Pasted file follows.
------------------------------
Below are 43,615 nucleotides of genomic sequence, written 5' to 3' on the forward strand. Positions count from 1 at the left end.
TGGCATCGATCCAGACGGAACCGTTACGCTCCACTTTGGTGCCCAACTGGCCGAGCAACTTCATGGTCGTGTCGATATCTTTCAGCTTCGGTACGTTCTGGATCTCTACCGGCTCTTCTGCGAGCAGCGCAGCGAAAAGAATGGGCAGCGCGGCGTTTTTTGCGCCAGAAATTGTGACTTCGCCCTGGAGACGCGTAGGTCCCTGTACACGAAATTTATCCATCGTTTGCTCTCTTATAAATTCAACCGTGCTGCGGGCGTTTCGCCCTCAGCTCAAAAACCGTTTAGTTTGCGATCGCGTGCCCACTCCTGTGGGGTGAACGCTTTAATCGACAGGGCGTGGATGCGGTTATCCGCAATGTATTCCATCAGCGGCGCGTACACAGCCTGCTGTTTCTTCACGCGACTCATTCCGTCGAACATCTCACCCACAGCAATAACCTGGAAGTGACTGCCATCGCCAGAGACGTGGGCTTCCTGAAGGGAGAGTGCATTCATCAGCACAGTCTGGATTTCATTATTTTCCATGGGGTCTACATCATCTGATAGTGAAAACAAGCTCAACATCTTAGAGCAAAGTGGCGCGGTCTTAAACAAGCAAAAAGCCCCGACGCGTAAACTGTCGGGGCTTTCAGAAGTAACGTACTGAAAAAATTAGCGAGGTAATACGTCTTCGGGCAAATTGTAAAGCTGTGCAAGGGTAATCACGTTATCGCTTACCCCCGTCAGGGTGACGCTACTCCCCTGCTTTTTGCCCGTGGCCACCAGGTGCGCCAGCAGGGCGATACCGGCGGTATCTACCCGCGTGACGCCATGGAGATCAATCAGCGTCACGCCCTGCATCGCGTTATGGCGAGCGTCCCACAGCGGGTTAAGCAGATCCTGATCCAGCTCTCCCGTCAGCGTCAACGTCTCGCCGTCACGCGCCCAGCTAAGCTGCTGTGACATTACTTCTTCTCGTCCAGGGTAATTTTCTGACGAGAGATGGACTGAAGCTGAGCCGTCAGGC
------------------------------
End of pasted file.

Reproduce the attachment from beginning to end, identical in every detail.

Below are 43,615 nucleotides of genomic sequence, written 5' to 3' on the forward strand. Positions count from 1 at the left end.
TGGCATCGATCCAGACGGAACCGTTACGCTCCACTTTGGTGCCCAACTGGCCGAGCAACTTCATGGTCGTGTCGATATCTTTCAGCTTCGGTACGTTCTGGATCTCTACCGGCTCTTCTGCGAGCAGCGCAGCGAAAAGAATGGGCAGCGCGGCGTTTTTTGCGCCAGAAATTGTGACTTCGCCCTGGAGACGCGTAGGTCCCTGTACACGAAATTTATCCATCGTTTGCTCTCTTATAAATTCAACCGTGCTGCGGGCGTTTCGCCCTCAGCTCAAAAACCGTTTAGTTTGCGATCGCGTGCCCACTCCTGTGGGGTGAACGCTTTAATCGACAGGGCGTGGATGCGGTTATCCGCAATGTATTCCATCAGCGGCGCGTACACAGCCTGCTGTTTCTTCACGCGACTCATTCCGTCGAACATCTCACCCACAGCAATAACCTGGAAGTGACTGCCATCGCCAGAGACGTGGGCTTCCTGAAGGGAGAGTGCATTCATCAGCACAGTCTGGATTTCATTATTTTCCATGGGGTCTACATCATCTGATAGTGAAAACAAGCTCAACATCTTAGAGCAAAGTGGCGCGGTCTTAAACAAGCAAAAAGCCCCGACGCGTAAACTGTCGGGGCTTTCAGAAGTAACGTACTGAAAAAATTAGCGAGGTAATACGTCTTCGGGCAAATTGTAAAGCTGTGCAAGGGTAATCACGTTATCGCTTACCCCCGTCAGGGTGACGCTACTCCCCTGCTTTTTGCCCGTGGCCACCAGGTGCGCCAGCAGGGCGATACCGGCGGTATCTACCCGCGTGACGCCATGGAGATCAATCAGCGTCACGCCCTGCATCGCGTTATGGCGAGCGTCCCACAGCGGGTTAAGCAGATCCTGATCCAGCTCTCCCGTCAGCGTCAACGTCTCGCCGTCACGCGCCCAGCTAAGCTGCTGTGACATTACTTCTTCTCGTCCAGGGTAATTTTCTGACGAGAGATGGACTGAAGCTGAGCCGTCAGGC